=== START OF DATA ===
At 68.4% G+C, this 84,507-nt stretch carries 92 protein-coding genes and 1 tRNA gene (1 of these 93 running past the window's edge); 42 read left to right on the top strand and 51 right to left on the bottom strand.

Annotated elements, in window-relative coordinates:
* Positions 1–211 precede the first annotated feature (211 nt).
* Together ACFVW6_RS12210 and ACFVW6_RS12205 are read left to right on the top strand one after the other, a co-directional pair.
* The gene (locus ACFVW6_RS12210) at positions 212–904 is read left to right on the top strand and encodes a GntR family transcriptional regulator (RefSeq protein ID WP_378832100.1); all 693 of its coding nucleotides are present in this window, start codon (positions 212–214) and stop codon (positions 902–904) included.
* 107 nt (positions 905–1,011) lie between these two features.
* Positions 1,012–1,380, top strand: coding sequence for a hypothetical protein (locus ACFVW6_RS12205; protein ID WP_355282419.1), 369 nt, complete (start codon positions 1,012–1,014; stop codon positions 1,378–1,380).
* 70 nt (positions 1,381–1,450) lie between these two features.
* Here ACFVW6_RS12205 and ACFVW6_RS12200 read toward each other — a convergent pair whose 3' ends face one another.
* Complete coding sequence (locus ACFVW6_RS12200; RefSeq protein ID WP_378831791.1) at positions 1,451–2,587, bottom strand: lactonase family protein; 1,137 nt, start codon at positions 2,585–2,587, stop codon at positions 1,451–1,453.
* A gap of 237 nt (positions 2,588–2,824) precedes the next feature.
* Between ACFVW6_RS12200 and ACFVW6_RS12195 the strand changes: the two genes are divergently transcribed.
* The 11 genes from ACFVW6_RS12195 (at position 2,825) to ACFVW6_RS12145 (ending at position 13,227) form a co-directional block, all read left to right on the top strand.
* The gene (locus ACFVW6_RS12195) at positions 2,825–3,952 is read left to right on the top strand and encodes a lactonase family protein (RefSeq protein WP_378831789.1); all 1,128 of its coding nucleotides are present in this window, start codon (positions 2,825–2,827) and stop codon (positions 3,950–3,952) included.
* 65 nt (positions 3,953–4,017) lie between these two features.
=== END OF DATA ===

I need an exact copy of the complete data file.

At 68.4% G+C, this 84,507-nt stretch carries 92 protein-coding genes and 1 tRNA gene (1 of these 93 running past the window's edge); 42 read left to right on the top strand and 51 right to left on the bottom strand.

Annotated elements, in window-relative coordinates:
* Positions 1–211 precede the first annotated feature (211 nt).
* Together ACFVW6_RS12210 and ACFVW6_RS12205 are read left to right on the top strand one after the other, a co-directional pair.
* The gene (locus ACFVW6_RS12210) at positions 212–904 is read left to right on the top strand and encodes a GntR family transcriptional regulator (RefSeq protein ID WP_378832100.1); all 693 of its coding nucleotides are present in this window, start codon (positions 212–214) and stop codon (positions 902–904) included.
* 107 nt (positions 905–1,011) lie between these two features.
* Positions 1,012–1,380, top strand: coding sequence for a hypothetical protein (locus ACFVW6_RS12205; protein ID WP_355282419.1), 369 nt, complete (start codon positions 1,012–1,014; stop codon positions 1,378–1,380).
* 70 nt (positions 1,381–1,450) lie between these two features.
* Here ACFVW6_RS12205 and ACFVW6_RS12200 read toward each other — a convergent pair whose 3' ends face one another.
* Complete coding sequence (locus ACFVW6_RS12200; RefSeq protein ID WP_378831791.1) at positions 1,451–2,587, bottom strand: lactonase family protein; 1,137 nt, start codon at positions 2,585–2,587, stop codon at positions 1,451–1,453.
* A gap of 237 nt (positions 2,588–2,824) precedes the next feature.
* Between ACFVW6_RS12200 and ACFVW6_RS12195 the strand changes: the two genes are divergently transcribed.
* The 11 genes from ACFVW6_RS12195 (at position 2,825) to ACFVW6_RS12145 (ending at position 13,227) form a co-directional block, all read left to right on the top strand.
* The gene (locus ACFVW6_RS12195) at positions 2,825–3,952 is read left to right on the top strand and encodes a lactonase family protein (RefSeq protein WP_378831789.1); all 1,128 of its coding nucleotides are present in this window, start codon (positions 2,825–2,827) and stop codon (positions 3,950–3,952) included.
* 65 nt (positions 3,953–4,017) lie between these two features.